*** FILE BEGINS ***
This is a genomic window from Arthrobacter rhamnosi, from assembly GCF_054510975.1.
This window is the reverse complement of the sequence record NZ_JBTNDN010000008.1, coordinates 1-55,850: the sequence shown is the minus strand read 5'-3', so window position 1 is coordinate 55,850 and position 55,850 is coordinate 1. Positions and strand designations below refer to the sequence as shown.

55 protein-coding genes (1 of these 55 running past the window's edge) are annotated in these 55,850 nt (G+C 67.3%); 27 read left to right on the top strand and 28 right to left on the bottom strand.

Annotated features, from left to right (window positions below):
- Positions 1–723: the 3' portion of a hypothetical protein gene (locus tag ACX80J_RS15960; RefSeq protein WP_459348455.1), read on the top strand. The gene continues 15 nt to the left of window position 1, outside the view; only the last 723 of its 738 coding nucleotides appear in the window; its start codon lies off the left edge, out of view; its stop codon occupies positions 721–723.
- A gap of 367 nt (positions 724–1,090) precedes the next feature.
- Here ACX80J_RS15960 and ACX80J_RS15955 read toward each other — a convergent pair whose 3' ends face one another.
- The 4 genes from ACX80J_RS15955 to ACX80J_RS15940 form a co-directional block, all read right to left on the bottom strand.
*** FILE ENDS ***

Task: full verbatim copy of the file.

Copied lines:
This is a genomic window from Arthrobacter rhamnosi, from assembly GCF_054510975.1.
This window is the reverse complement of the sequence record NZ_JBTNDN010000008.1, coordinates 1-55,850: the sequence shown is the minus strand read 5'-3', so window position 1 is coordinate 55,850 and position 55,850 is coordinate 1. Positions and strand designations below refer to the sequence as shown.

55 protein-coding genes (1 of these 55 running past the window's edge) are annotated in these 55,850 nt (G+C 67.3%); 27 read left to right on the top strand and 28 right to left on the bottom strand.

Annotated features, from left to right (window positions below):
- Positions 1–723: the 3' portion of a hypothetical protein gene (locus tag ACX80J_RS15960; RefSeq protein WP_459348455.1), read on the top strand. The gene continues 15 nt to the left of window position 1, outside the view; only the last 723 of its 738 coding nucleotides appear in the window; its start codon lies off the left edge, out of view; its stop codon occupies positions 721–723.
- A gap of 367 nt (positions 724–1,090) precedes the next feature.
- Here ACX80J_RS15960 and ACX80J_RS15955 read toward each other — a convergent pair whose 3' ends face one another.
- The 4 genes from ACX80J_RS15955 to ACX80J_RS15940 form a co-directional block, all read right to left on the bottom strand.